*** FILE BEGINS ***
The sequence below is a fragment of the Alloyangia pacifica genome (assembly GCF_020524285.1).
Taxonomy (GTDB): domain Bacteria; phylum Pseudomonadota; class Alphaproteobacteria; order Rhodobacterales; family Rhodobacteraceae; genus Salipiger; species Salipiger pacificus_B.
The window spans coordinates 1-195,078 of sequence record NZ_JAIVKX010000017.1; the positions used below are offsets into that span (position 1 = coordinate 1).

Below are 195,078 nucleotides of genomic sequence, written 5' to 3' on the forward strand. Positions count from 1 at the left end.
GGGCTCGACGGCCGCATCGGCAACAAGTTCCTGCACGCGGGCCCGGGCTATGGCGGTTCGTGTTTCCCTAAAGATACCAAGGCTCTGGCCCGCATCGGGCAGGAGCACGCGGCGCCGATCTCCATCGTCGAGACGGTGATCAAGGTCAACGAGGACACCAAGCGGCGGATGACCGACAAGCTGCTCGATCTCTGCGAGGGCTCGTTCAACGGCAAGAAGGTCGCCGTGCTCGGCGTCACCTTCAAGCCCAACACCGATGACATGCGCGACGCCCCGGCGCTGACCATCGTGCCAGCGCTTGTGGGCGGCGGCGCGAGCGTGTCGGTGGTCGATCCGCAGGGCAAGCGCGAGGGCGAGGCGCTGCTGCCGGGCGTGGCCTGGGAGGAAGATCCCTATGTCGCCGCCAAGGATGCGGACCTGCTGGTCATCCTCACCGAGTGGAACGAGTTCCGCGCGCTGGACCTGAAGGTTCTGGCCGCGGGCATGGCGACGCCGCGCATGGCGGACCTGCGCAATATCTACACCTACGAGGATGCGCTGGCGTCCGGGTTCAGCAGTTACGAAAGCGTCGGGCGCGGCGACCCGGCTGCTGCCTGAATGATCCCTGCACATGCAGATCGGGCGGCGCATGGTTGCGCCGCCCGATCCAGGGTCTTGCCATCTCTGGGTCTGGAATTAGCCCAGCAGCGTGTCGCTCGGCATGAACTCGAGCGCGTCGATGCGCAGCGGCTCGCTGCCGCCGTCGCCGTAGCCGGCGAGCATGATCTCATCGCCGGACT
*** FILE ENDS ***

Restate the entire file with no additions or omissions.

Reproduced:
The sequence below is a fragment of the Alloyangia pacifica genome (assembly GCF_020524285.1).
Taxonomy (GTDB): domain Bacteria; phylum Pseudomonadota; class Alphaproteobacteria; order Rhodobacterales; family Rhodobacteraceae; genus Salipiger; species Salipiger pacificus_B.
The window spans coordinates 1-195,078 of sequence record NZ_JAIVKX010000017.1; the positions used below are offsets into that span (position 1 = coordinate 1).

Below are 195,078 nucleotides of genomic sequence, written 5' to 3' on the forward strand. Positions count from 1 at the left end.
GGGCTCGACGGCCGCATCGGCAACAAGTTCCTGCACGCGGGCCCGGGCTATGGCGGTTCGTGTTTCCCTAAAGATACCAAGGCTCTGGCCCGCATCGGGCAGGAGCACGCGGCGCCGATCTCCATCGTCGAGACGGTGATCAAGGTCAACGAGGACACCAAGCGGCGGATGACCGACAAGCTGCTCGATCTCTGCGAGGGCTCGTTCAACGGCAAGAAGGTCGCCGTGCTCGGCGTCACCTTCAAGCCCAACACCGATGACATGCGCGACGCCCCGGCGCTGACCATCGTGCCAGCGCTTGTGGGCGGCGGCGCGAGCGTGTCGGTGGTCGATCCGCAGGGCAAGCGCGAGGGCGAGGCGCTGCTGCCGGGCGTGGCCTGGGAGGAAGATCCCTATGTCGCCGCCAAGGATGCGGACCTGCTGGTCATCCTCACCGAGTGGAACGAGTTCCGCGCGCTGGACCTGAAGGTTCTGGCCGCGGGCATGGCGACGCCGCGCATGGCGGACCTGCGCAATATCTACACCTACGAGGATGCGCTGGCGTCCGGGTTCAGCAGTTACGAAAGCGTCGGGCGCGGCGACCCGGCTGCTGCCTGAATGATCCCTGCACATGCAGATCGGGCGGCGCATGGTTGCGCCGCCCGATCCAGGGTCTTGCCATCTCTGGGTCTGGAATTAGCCCAGCAGCGTGTCGCTCGGCATGAACTCGAGCGCGTCGATGCGCAGCGGCTCGCTGCCGCCGTCGCCGTAGCCGGCGAGCATGATCTCATCGCCGGACT